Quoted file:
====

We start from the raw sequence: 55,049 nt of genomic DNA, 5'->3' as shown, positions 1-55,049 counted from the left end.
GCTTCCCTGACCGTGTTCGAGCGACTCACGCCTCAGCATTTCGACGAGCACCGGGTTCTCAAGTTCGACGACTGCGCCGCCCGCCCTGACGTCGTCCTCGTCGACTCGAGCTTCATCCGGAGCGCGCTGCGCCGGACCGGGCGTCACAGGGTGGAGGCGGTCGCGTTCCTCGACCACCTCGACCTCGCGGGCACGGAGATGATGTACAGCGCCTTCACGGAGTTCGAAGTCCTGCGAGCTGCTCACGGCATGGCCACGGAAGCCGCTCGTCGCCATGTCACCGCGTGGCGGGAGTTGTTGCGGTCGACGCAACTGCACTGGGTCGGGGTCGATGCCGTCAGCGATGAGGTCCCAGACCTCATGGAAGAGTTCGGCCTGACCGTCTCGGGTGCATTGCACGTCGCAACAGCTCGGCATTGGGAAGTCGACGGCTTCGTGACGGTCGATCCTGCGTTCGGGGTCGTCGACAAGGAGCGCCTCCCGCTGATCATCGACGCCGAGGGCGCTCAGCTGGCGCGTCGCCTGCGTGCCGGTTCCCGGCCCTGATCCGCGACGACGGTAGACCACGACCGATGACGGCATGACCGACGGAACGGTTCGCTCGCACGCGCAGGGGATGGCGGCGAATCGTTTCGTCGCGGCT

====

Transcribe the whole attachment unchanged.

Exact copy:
We start from the raw sequence: 55,049 nt of genomic DNA, 5'->3' as shown, positions 1-55,049 counted from the left end.
GCTTCCCTGACCGTGTTCGAGCGACTCACGCCTCAGCATTTCGACGAGCACCGGGTTCTCAAGTTCGACGACTGCGCCGCCCGCCCTGACGTCGTCCTCGTCGACTCGAGCTTCATCCGGAGCGCGCTGCGCCGGACCGGGCGTCACAGGGTGGAGGCGGTCGCGTTCCTCGACCACCTCGACCTCGCGGGCACGGAGATGATGTACAGCGCCTTCACGGAGTTCGAAGTCCTGCGAGCTGCTCACGGCATGGCCACGGAAGCCGCTCGTCGCCATGTCACCGCGTGGCGGGAGTTGTTGCGGTCGACGCAACTGCACTGGGTCGGGGTCGATGCCGTCAGCGATGAGGTCCCAGACCTCATGGAAGAGTTCGGCCTGACCGTCTCGGGTGCATTGCACGTCGCAACAGCTCGGCATTGGGAAGTCGACGGCTTCGTGACGGTCGATCCTGCGTTCGGGGTCGTCGACAAGGAGCGCCTCCCGCTGATCATCGACGCCGAGGGCGCTCAGCTGGCGCGTCGCCTGCGTGCCGGTTCCCGGCCCTGATCCGCGACGACGGTAGACCACGACCGATGACGGCATGACCGACGGAACGGTTCGCTCGCACGCGCAGGGGATGGCGGCGAATCGTTTCGTCGCGGCT